“Another opportunity for us, as auto dealers, is our fleet — meaning the cars and trucks on the road owned by American consumers — is one of the oldest fleets in a very, very long time. That being said, the turnover, if you will, of older cars to newer cars and trucks … there’s an opportunity there. And there’s new people coming into the market, meaning new drivers and people that want to upgrade their older automobile.”
The recall process
Another thorn in the side of car dealers and the consumers they serve has been the flood of recalls and the lengthiness it sometimes takes for a fix.
“At the end of the day, car dealers are there to sell, service automobiles and to please the public,” Scarpelli said. “And in our case, as an automobile dealer, trust me, we will service and fix recalled vehicles 100 percent of the time, every day until the end of time. One of the roadblocks that currently exists is the parts availability for some recalls.
“Many times, recalls are announced to consumers the same time that we, the automobile dealer, find out. So, we end up getting up a black eye, if you will, that we don’t have the parts or we’re not up to speed for the recall — meaning that if we had availability of parts, we could fix them right away,” he said.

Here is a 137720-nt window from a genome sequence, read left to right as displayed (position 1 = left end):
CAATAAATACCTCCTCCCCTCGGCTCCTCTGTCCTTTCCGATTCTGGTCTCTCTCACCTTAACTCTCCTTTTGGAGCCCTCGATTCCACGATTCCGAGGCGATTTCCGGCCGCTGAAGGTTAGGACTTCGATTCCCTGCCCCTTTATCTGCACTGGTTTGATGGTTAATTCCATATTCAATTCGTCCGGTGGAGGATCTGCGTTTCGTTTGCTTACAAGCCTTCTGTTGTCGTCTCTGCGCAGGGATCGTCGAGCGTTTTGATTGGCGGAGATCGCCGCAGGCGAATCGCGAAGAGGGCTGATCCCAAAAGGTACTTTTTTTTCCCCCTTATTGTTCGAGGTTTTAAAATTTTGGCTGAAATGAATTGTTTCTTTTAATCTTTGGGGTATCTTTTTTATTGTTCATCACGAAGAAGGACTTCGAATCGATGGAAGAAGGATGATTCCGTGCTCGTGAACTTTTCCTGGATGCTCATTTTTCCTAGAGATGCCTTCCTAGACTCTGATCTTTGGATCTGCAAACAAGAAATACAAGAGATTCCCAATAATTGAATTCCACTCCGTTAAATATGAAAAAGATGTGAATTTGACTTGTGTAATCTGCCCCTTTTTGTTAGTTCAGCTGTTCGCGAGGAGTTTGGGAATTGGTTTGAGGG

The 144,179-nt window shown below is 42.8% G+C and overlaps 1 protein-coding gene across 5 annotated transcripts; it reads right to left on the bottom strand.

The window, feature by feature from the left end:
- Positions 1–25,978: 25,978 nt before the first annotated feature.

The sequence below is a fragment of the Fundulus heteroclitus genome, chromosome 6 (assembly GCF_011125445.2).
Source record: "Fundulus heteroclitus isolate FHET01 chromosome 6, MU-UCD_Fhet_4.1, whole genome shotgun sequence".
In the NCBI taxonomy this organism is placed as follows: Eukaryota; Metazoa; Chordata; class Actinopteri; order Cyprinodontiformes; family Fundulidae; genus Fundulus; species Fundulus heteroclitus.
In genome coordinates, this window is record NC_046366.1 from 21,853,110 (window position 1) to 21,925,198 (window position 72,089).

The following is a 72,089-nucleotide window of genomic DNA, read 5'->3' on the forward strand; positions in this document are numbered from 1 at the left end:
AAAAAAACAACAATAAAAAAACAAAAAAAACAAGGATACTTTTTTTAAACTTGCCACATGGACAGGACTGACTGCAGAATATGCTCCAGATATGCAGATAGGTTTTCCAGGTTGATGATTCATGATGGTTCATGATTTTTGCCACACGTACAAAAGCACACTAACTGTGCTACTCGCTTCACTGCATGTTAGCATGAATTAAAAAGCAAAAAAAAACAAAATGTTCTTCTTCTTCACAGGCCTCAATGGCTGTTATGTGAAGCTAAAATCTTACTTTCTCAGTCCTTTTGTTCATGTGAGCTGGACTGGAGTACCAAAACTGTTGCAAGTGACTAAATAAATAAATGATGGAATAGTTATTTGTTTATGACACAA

“And we have no interest in not fixing them right away. Consumer safety and getting that car back to where it was originally designed to be is our primary interest, period,” Scarpelli said.
“The solution, really, is to have safety regulators recognize that not all recalls present an imminent threat to safety, and for some of our dealers to acknowledge that recalls need to be fixed right away and should be fixed before the sale of the automobile. So that’s how I think we can get there.”
Response to online shifts
Think about the way a consumer might shop for a car today. Instead of driving to six to eight dealerships, he said, the shopper is able to compare stores online.
But while they can narrow down their choices through a smartphone, tablet or laptop, “there’s still a large part of the American buying public that still loves to go and touch and drive and feel that new automobile,” Scarpelli said.